@Dougie That doesn't sound convincing, The soldier was firing straight at Elsa and if Hans just would have been a second later she would be gone and he would marry a Queen with no interest in politics...Or do you think Hans thought he could actually aim the soldiers crossbow perfectly in a maneuver like that? Not very likely.Nah, what I smell is a script rewrite here but they left this scene in. Maybe the original idea was something like Anna falling in love with the reindeer herder and that turns Hans evil out of jealousy but it make Anna look bad so they changed it to Hans being evil the entire time. Or maybe they originally didn't want a villain but someone at Disney said Disney was most famous for their villains so they turned Hans into one.
@Loke 666 Bit late with this but oh well. I watched the "Everything Great About..." video on this recently and he points out that Hans actually glances up at the chandelier just before he pulls the soldier's crossbow up. He was trying to kill Elsa and still look like the hero.
Frozen is one of the few cases I'll actually defend. People reacted exactly the way she worst feared when she accidentally revealed her powers, and for most of the movie she was just trying to live in isolation and be free, not aware that she'd created an eternal winter
@Foot Long No, from the sister who sang to her every day for more than a decade to ask her - in vain - how she's feeling.
@Alexandre de Souza the same family where she spent most of her childhood being locked away in her room under a constant reminder (whether that was their intention or not from the parents' end) of how dangerous she is to those around her?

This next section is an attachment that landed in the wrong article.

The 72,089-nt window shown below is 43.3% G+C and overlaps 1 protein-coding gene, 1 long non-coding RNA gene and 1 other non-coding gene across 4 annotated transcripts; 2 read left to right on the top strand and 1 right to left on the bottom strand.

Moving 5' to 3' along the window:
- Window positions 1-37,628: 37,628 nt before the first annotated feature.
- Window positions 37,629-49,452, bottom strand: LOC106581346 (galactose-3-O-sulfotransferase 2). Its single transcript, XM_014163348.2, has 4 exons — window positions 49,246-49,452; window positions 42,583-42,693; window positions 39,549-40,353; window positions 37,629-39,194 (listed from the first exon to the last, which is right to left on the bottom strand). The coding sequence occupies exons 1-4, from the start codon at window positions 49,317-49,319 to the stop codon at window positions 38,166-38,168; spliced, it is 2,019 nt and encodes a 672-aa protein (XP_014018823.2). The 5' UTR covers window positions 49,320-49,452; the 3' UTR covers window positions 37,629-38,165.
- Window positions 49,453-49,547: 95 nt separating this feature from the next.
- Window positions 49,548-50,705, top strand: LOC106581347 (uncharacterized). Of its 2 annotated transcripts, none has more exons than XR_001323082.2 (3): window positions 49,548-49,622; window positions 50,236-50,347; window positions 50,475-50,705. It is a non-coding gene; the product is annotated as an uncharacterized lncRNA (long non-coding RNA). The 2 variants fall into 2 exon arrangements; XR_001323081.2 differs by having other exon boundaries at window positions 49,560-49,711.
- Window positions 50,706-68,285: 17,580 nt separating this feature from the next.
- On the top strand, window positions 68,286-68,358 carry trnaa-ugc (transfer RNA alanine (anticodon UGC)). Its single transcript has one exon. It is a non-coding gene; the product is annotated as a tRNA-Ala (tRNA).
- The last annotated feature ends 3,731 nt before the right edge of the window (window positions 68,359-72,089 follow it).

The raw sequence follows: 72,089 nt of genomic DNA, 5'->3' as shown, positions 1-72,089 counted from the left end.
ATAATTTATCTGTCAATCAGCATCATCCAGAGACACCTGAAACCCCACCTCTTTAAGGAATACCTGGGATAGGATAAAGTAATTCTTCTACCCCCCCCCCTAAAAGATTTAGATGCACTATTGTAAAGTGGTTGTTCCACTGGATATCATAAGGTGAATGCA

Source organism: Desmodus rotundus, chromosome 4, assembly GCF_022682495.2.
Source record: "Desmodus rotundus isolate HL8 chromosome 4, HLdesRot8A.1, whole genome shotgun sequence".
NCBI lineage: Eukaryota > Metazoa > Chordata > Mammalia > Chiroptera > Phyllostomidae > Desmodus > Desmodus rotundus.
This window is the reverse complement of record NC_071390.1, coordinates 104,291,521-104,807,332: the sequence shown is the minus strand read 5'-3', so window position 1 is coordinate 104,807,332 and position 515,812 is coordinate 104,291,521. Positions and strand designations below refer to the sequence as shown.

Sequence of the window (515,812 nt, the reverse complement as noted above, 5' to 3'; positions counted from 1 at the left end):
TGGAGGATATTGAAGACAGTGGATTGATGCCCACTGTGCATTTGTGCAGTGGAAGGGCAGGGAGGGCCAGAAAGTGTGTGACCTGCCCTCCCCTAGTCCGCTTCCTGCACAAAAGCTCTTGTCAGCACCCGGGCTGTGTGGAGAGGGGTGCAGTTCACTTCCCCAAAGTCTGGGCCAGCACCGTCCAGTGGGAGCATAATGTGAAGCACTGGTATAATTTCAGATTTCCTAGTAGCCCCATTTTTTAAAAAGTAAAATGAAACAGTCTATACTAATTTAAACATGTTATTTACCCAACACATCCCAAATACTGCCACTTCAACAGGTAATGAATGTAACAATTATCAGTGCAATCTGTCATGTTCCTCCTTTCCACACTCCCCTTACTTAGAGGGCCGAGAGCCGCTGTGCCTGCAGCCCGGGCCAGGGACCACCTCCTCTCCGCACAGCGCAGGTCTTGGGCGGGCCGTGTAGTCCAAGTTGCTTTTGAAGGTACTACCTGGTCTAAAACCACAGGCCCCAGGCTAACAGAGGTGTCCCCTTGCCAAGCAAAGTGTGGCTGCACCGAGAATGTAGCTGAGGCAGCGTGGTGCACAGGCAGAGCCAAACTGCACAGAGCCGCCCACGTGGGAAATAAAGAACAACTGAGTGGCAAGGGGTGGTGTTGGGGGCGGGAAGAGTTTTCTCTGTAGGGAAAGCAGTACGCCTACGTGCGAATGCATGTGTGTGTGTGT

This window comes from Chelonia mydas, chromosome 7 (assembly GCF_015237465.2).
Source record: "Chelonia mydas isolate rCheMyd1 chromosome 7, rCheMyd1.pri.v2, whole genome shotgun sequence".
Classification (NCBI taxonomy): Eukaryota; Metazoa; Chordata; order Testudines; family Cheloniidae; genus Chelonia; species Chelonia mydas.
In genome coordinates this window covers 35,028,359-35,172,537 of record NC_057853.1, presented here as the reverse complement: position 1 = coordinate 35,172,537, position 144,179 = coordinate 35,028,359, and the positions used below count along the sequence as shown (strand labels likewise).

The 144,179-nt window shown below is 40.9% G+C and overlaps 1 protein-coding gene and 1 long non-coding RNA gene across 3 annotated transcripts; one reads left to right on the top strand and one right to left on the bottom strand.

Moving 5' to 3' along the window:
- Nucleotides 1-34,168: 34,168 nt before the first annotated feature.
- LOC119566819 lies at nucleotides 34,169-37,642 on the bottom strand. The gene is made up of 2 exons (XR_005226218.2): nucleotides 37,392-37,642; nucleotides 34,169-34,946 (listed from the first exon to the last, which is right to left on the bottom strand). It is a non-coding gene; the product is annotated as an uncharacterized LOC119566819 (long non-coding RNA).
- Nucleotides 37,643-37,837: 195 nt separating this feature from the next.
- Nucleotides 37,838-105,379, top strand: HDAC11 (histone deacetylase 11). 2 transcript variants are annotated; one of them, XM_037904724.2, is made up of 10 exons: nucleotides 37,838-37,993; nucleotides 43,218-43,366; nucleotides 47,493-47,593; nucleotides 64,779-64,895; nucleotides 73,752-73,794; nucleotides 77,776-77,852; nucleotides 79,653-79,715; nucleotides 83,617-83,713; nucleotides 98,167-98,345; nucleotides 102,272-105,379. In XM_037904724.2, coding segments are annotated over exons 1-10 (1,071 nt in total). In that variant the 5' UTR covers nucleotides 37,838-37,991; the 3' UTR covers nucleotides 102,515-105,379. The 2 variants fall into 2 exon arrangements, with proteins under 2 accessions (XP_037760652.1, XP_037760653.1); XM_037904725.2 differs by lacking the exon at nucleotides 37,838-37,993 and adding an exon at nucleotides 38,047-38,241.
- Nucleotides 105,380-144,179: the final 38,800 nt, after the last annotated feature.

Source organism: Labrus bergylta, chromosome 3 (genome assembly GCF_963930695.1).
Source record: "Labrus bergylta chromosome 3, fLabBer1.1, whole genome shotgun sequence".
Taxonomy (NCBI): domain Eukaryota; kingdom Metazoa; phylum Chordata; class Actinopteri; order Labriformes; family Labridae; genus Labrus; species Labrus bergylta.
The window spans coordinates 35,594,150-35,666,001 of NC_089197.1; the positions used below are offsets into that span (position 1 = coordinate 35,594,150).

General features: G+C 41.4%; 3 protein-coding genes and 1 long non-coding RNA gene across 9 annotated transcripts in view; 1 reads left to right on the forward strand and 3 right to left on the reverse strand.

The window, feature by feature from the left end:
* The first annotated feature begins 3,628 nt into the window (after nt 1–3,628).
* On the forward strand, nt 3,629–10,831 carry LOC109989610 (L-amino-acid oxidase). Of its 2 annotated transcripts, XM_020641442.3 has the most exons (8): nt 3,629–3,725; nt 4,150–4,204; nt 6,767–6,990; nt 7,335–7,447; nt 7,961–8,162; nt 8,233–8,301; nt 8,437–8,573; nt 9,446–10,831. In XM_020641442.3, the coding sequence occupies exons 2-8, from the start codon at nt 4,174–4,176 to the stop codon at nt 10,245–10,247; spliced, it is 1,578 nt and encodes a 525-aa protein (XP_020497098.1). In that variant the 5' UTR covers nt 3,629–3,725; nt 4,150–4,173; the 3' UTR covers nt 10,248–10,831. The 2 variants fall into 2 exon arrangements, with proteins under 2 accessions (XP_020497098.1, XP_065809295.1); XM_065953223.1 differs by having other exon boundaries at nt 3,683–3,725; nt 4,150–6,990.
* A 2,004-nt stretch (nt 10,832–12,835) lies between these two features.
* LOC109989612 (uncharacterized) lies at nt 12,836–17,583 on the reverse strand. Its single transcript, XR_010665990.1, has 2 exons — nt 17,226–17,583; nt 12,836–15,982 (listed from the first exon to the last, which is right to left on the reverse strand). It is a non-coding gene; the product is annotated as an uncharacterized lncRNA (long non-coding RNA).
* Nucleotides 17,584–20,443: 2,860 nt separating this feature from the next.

I had a script for a task due really soon that I hadn’t worked on at all so I watched trope talks for half an hour and by the end I had so many sarcastic script ideas. I then proceeded to go god mode and write the entire script in an hour. Thank you for assisting me with your rapid-fire snark.
One of my favourite writers of romances made a point that she never writes a plot where the romantic problems could be solved by the two characters actually talking to each other. Makes you realise quite how many romances that doesn't apply to.
I must know who this writer is!
So many plots just in general could be resolved by the characters talking in a situation where they have the opportunity to talk. How many times do we hear someone say "You don't understand" and then fail to do anything to make the other party understand, just because doing so would derail the entire story.
Yes and people will defend it saying that it’s realistic but it’s only realistic to people that are emotionally immature.
@Patrick Hector You are right!
This is why I just don't bother writing smart or politically savy characters who is always two steps ahead of everyone and complex plots. Despite my grades, which aren't bad, I do not have the brains for that kind of mental gymnastics.
Honestly I like listening to these bc they help me take a look at my own projects to see if my characters are being uncharacteristically dumb.Surprisingly they’ve fleshed themselves out more than I was expecting and one guy turned out to be so smart he looked back around to being stupid but hey there! That’s not bad for the number of dudes I’m writing =D